Sunday, December 11, 2016

The essence of high adventure.

A long evening spent on the phone to the credit card fraud line. Someone has hacked into our details and been busy charging away. All the transactions just under $300 which is presumably a level above which checks are made. This is the third time this has happened to us in the last two years. The card company are very good but it means destroying the old card and waiting 10 days for new ones to be delivered. 

Bob and Angus start off Sunday with a trip in the car to the greengrocers. Bob leaps into the back of the 'Loonj' tail wagging . He considers an outing to the greengrocers to be the very essence of high adventure. Angus wishes he could say the same.

This morning black skinned potatoes and '' Bouquet " artichokes are oddities that grab our attention.

After dropping off the breakfast croissants Bob and Angus set off for a brisk walk. The weather continues to be abnormally mild.... and sunny. Perhaps this is why the avian flu epidemic continues to spread. Earlier in the week 3000 ducks had to be slaughtered . The number now 10,000 and rising. The local farmers are praying it doesn't spread to the geese.

Sophie is making great progress. She seems slightly hesitant about putting weight on the leg operated on two and a half weeks ago but that shouldn't be a surprise. The other leg provides her with good as new traction. She is beginning to look like a PON diva again.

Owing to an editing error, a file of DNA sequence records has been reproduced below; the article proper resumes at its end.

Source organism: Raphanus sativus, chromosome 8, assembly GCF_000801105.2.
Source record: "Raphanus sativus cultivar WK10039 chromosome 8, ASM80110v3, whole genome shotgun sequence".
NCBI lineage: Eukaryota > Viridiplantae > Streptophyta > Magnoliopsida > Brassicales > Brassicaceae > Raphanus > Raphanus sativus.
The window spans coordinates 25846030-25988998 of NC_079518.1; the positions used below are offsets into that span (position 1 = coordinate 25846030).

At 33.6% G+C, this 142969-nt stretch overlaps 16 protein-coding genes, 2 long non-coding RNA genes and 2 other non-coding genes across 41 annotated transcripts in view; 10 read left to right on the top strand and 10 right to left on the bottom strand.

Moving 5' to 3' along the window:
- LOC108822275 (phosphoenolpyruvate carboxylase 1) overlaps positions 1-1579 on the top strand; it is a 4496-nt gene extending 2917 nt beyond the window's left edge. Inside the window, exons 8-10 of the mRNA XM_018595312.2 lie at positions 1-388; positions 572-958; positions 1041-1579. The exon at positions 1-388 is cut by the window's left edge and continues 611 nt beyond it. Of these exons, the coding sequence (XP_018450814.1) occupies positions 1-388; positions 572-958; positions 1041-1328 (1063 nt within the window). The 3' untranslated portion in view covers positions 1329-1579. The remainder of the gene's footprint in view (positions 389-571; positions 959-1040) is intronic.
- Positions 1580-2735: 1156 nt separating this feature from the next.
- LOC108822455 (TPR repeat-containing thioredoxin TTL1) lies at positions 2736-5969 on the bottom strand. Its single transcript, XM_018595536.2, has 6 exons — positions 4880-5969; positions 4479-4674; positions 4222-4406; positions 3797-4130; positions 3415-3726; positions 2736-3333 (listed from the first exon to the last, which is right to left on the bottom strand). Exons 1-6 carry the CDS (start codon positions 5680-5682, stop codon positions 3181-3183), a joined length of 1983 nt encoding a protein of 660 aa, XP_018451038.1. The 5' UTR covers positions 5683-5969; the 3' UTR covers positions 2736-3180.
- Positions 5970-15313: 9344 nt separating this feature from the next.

Saturday, December 10, 2016

Lesson #5 of dog ownership : If you don't clear something away the dogs will find it.

The gardeners arrive to finish off what they were supposed to have finished yesterday. To show them who's boss Bob christens the new lavender plants they've brought. He also christens the tyres on their flat bed truck.

Loic , the heavily bifocaled leaf blower, blows leaves into piles. Bob follows along behind pouncing in the piles and sending the leaves flying. Loic remains oblivious to the chaos unfolding behind him.

Sophie makes it quite clear that she should be with her brother and doesn't need to be house bound for another six weeks.

Off with Bob to the little market town. He trots along happily. Drooly but happy.
We buy some Olivet - a bit like cinder coated Camembert.
The cheese monger asks me what the English for cindre is.
"Ash ".
'Like the drug' he says.
"No, that's hash" I reply.
The other shoppers wait while he practises saying ash and hash.
Bob gets a little Poivre d'Ane which he likes.